How Wealth Ratios can help you understand your client’s outcomes

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For financial professionals only

Last week we hosted a special Let's Talk Financial Planning and Wellbeing webinar where we discussed the link between financial adviser, financial planning, and financial wellbeing. One topic we discussed in particular was the use of Wealth Ratios.

The increased use of cash flow modelling gives advisers the data to assess the relative levels of wealth across their client base, by looking at individuals’ Wealth Ratios.

What is a Wealth Ratio?

Your client’s Wealth Ratio is shown by comparing their:

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Present value is assessed by discounting future cashflows into today’s worth by using interest rate, inflation and investment growth factors.

Why’s this useful for financial planning?

The Wealth Ratio indicates the degree of ‘capacity for loss’ that exists within a financial plan.

It also provides a shorthand, relative comparison of different individuals’ circumstances. Someone with assets of £1million may not have as high a wealth ratio as someone with a more modest lifestyle but less capital.

The Wealth Ratio, including the value of residential property, is likely to need to exceed 1.5 before someone considers retirement, reflecting the general relationship between lifestyle spending and choice of home.

Once a Wealth Ratio rises well above 1, a whole field of subjectivity opens up. In simple terms: What is the point of owning excess money? The answers will vary widely, leading into wider and important discussions around ‘financial wellbeing’.

At a Wealth Ratio around 1, advice can have a huge bearing on the client’s outcome, for good and bad.

With a Wealth Ratio below 1, something needs to change, to reduce spending or increase saving or putting more at risk when investing. It’s an indication you are going to run out of money at some point in the future.

The Wealth Ratio can also be a helpful guide for you to consider your firm’s commercial viability and risk of your client relationships. Defining your target market is now central from a regulatory perspective.

It’s also an easy way to explain to clients where they stand, relative to their goals, and gives a simple summary of your analysis of their financial situation.

Things to remember

Like cash flow modelling, assessing the Wealth Ratio depends on a set of assumptions, subjectivities and forecasting decisions, including expenditure budgets, selected level of investment risk and consequent returns, longevity, levels of taxation, structure of the family or planning unit and more. Sourcing assumptions for investment returns, inflation and longevity needs care.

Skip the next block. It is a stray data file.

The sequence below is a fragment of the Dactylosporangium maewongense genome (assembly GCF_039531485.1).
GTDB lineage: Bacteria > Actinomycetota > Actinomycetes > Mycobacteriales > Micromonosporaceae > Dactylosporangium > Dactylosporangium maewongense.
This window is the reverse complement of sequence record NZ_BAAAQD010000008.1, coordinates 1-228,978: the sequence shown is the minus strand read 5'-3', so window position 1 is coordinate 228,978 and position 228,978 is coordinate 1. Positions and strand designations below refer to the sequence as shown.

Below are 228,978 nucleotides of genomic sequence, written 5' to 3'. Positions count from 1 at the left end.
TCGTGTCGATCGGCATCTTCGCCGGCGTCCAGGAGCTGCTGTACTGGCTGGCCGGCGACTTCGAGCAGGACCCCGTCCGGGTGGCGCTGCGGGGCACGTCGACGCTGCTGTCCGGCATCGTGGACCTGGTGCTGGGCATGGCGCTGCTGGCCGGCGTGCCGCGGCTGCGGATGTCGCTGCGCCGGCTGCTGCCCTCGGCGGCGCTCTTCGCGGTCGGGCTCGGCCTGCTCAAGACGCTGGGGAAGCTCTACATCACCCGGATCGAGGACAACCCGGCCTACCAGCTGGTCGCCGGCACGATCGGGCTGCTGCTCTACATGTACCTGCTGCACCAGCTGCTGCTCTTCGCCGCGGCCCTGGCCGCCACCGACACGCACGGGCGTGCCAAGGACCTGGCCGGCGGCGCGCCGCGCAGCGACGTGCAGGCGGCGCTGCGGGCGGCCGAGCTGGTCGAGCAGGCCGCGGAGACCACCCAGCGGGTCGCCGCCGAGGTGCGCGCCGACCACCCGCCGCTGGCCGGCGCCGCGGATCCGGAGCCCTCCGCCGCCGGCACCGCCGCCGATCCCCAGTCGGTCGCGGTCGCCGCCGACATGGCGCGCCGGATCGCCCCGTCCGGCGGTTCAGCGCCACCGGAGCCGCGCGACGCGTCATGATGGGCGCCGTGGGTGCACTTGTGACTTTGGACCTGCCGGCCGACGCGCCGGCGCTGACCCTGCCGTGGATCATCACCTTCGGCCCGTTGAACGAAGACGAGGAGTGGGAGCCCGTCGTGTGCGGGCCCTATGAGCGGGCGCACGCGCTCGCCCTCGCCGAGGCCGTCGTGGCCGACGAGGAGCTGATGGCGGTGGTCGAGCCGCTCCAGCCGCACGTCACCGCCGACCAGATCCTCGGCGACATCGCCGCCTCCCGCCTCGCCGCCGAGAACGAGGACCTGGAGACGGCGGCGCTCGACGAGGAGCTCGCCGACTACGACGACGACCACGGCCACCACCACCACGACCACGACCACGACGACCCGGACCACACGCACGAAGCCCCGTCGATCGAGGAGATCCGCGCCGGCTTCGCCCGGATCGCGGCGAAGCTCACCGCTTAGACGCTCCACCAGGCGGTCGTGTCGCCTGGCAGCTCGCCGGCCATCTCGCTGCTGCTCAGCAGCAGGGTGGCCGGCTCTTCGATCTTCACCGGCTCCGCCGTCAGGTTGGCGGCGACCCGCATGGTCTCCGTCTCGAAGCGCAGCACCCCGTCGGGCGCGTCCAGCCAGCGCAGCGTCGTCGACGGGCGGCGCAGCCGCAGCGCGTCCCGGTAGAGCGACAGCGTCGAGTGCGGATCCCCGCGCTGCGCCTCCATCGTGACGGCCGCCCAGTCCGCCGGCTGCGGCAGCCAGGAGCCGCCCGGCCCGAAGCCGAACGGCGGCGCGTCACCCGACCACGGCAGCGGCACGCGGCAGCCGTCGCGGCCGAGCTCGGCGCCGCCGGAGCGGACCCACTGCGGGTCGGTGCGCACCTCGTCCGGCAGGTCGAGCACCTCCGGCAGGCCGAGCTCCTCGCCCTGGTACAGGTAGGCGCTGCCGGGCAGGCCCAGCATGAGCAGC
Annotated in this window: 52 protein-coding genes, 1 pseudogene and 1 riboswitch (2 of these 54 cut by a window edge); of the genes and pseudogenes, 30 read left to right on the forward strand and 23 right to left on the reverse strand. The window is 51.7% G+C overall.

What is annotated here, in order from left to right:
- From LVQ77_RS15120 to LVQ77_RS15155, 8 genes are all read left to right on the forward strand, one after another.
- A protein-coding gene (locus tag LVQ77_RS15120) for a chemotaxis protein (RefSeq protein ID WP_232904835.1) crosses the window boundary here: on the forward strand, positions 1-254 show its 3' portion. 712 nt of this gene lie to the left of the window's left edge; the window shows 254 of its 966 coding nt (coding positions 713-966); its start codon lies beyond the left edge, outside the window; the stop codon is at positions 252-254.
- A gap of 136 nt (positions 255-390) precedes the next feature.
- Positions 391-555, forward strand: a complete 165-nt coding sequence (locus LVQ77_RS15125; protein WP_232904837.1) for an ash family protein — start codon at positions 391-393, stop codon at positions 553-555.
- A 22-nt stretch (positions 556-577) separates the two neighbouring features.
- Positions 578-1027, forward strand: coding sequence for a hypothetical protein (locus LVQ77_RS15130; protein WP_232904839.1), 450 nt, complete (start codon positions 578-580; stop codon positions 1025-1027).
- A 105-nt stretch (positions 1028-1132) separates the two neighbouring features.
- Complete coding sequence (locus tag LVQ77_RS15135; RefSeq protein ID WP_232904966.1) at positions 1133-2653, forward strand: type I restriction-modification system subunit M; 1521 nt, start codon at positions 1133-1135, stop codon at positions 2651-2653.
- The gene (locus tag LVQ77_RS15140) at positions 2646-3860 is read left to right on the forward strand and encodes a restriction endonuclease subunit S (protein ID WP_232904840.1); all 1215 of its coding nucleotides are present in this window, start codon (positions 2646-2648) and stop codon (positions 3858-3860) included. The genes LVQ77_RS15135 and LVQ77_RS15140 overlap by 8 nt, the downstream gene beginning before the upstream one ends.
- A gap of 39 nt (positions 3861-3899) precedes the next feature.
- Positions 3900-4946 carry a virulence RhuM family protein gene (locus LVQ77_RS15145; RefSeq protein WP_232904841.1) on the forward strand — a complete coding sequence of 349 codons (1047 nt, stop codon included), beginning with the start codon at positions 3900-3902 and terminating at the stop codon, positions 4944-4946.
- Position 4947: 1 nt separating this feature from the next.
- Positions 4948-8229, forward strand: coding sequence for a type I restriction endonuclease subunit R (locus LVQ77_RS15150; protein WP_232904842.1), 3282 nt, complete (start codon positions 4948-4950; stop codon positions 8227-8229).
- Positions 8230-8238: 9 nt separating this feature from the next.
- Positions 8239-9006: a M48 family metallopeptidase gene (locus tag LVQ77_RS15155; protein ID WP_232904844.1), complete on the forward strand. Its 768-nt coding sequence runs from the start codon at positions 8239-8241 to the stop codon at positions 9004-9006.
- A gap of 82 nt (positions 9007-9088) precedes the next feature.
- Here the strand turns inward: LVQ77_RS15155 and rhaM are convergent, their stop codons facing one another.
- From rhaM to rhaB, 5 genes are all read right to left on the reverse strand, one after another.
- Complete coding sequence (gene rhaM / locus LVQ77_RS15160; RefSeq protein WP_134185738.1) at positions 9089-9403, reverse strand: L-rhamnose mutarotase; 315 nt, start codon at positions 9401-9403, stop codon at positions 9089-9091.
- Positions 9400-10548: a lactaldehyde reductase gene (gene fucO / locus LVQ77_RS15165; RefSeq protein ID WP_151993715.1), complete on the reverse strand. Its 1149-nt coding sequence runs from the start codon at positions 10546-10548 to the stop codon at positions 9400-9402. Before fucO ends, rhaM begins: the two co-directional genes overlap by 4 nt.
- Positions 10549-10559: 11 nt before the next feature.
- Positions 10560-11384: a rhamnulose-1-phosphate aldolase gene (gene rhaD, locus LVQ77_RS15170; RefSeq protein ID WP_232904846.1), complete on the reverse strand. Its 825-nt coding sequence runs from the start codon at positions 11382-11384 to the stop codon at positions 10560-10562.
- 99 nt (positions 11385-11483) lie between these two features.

Talking points

Is there any other basis for establishing ‘capacity for loss’ as required by COBS than financial analysis? An ability to manage at a reduced level of income might be relevant.

What are the average levels of Wealth Ratio of salaried professionals versus owner managers at point of peak wealth, such as at retirement or on sale of business?

Excess wealth allows an individual to select more certain outcomes through taking less investment risk, holding more cash, and/or insured solutions. What are the sensible limits to that drift away from risk, especially when care and legacy are potential liabilities and hard to quantify?

Have you seen our ‘Planning for Financial Wellbeing’ webinar?

You can hear me discuss all of this and more with Ruth Sturkey, Chair of the Institute for Financial Wellbeing, in our ‘Planning for Financial Wellbeing’ webinar. Watch it here

This article is for financial professionals only. Any information contained within is of a general nature and should not be construed as a form of personal recommendation or financial advice. Nor is the information to be considered an offer or solicitation to deal in any financial instrument or to engage in any investment service or activity.

Parmenion accepts no duty of care or liability for loss arising from any person acting, or refraining from acting, as a result of any information contained within this article. All investment carries risk. The value of investments, and the income from them, can go down as well as up and investors may get back less than they put in. Past performance is not a reliable indicator of future returns.  

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